With the temperatures down, let's seek warmth in Chinatown in the form of soup. Chinatown's expanding culinary diversity includes not only various regions of China, but Japan, Vietnam, Korea, Malaysia.

I'm a fan of hot pot – the DIY variety enjoyed at the table. At the energetic Little Sheep Mongolian Hot Pot, which recently joined the nearby Hippot Shabu Shabu and Nine Ting on the hot-pot beat, you get your metal pot on an electric burner, a choice of traditional and spicy broths (best to order the half and half), and myriad meat/vegetable options (lamb is a specialty).

It's all set to a Hot 100 soundtrack, and waiters are ever-present to offer help, whether you need a lot or just a soupçon.

Unlike the others, Little Sheep does not offer a sauce bar and is not flat-priced all-you-can-eat; you pay $3.50 for the soup base and take off from there, so figure about $25 a person. All are BYOB, wine or beer.

Want someone else to make the soup?

These O.G. Chinatown ideas are also worth your slurping skillz: red bean soup at Heung Fa Chun Sweet House, signature ramen at Terakawa, yasai (vegetarian) ramen from Yamitsuki, Shanghai wonton soup at Tom's Dim Sum, Burmese fried-onion-topped pumpkin soup at Rangoon, Malaysian prawn mee at Banana Leaf, hot-and-sour from Lee How Fook, any of the noodle soups at Nan Zhou Hand Drawn Noodle House, and chicken lemongrass soup at Vietnam.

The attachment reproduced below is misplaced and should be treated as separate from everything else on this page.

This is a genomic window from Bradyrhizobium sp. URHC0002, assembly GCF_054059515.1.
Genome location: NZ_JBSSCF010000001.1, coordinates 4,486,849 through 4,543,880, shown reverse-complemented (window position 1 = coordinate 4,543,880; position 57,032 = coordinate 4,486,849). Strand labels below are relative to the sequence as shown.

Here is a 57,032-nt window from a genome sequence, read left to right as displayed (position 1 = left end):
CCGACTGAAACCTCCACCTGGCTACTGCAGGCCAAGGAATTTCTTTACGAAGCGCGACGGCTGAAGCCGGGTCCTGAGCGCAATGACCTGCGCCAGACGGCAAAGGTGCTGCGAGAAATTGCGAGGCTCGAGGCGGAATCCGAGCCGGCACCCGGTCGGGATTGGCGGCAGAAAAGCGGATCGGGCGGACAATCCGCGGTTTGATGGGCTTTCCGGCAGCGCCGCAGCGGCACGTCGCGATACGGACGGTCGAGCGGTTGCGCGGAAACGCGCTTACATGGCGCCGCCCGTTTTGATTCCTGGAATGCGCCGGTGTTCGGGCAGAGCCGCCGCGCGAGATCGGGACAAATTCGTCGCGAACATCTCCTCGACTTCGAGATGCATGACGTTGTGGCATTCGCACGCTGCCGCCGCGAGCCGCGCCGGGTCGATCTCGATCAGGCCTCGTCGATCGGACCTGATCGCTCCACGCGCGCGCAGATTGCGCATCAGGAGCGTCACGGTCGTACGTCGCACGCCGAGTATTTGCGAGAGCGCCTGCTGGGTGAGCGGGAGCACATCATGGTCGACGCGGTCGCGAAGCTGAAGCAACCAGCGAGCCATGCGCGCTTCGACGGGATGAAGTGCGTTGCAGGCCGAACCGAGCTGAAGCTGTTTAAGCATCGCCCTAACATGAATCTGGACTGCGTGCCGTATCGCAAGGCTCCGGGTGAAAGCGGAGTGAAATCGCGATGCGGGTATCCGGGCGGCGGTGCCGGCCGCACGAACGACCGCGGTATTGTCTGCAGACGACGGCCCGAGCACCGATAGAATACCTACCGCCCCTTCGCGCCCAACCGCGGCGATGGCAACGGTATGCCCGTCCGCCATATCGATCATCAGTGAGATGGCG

The bubbling pots of soft-tofu-based soondubu jjigae at Dae Bak, the spare Korean sit-downer on the second floor of the Chinatown Square food hall, are an experience as you crack an egg to enrich it. Jjigae is more "stew" than "soup," but when lows are dipping into the single digits, you want to get jjigae with it.

For more ideas, peruse Craig LaBan's Ultimate Guide to Chinatown here.

And stand by a couple of months: Chubby Cattle, a multiunit hot pot specialist, is fixing to open at 146 N. 10th St.